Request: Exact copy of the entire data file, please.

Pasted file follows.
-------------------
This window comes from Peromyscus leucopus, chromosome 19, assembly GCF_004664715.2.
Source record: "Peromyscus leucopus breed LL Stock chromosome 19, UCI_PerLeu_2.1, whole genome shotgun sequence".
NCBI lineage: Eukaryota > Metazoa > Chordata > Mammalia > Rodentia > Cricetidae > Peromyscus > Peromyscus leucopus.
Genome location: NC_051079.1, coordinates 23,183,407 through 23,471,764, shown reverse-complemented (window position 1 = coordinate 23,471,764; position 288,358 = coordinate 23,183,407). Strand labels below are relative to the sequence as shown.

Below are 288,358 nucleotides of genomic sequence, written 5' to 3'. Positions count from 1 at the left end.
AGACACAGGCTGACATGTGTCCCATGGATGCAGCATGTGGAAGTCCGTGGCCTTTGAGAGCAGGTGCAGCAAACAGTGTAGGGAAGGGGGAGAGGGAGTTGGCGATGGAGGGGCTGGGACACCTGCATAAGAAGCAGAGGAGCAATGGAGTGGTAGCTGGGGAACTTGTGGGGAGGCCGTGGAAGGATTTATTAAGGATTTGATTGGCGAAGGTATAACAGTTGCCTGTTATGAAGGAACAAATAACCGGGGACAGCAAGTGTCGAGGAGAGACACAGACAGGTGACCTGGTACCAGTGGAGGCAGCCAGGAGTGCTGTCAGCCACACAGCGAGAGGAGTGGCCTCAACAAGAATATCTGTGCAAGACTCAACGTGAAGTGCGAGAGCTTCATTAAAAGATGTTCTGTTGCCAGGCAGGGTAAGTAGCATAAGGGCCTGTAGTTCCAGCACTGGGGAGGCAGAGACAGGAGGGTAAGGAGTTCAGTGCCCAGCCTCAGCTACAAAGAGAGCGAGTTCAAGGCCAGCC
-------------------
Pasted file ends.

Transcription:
This window comes from Peromyscus leucopus, chromosome 19, assembly GCF_004664715.2.
Source record: "Peromyscus leucopus breed LL Stock chromosome 19, UCI_PerLeu_2.1, whole genome shotgun sequence".
NCBI lineage: Eukaryota > Metazoa > Chordata > Mammalia > Rodentia > Cricetidae > Peromyscus > Peromyscus leucopus.
Genome location: NC_051079.1, coordinates 23,183,407 through 23,471,764, shown reverse-complemented (window position 1 = coordinate 23,471,764; position 288,358 = coordinate 23,183,407). Strand labels below are relative to the sequence as shown.

Below are 288,358 nucleotides of genomic sequence, written 5' to 3'. Positions count from 1 at the left end.
AGACACAGGCTGACATGTGTCCCATGGATGCAGCATGTGGAAGTCCGTGGCCTTTGAGAGCAGGTGCAGCAAACAGTGTAGGGAAGGGGGAGAGGGAGTTGGCGATGGAGGGGCTGGGACACCTGCATAAGAAGCAGAGGAGCAATGGAGTGGTAGCTGGGGAACTTGTGGGGAGGCCGTGGAAGGATTTATTAAGGATTTGATTGGCGAAGGTATAACAGTTGCCTGTTATGAAGGAACAAATAACCGGGGACAGCAAGTGTCGAGGAGAGACACAGACAGGTGACCTGGTACCAGTGGAGGCAGCCAGGAGTGCTGTCAGCCACACAGCGAGAGGAGTGGCCTCAACAAGAATATCTGTGCAAGACTCAACGTGAAGTGCGAGAGCTTCATTAAAAGATGTTCTGTTGCCAGGCAGGGTAAGTAGCATAAGGGCCTGTAGTTCCAGCACTGGGGAGGCAGAGACAGGAGGGTAAGGAGTTCAGTGCCCAGCCTCAGCTACAAAGAGAGCGAGTTCAAGGCCAGCC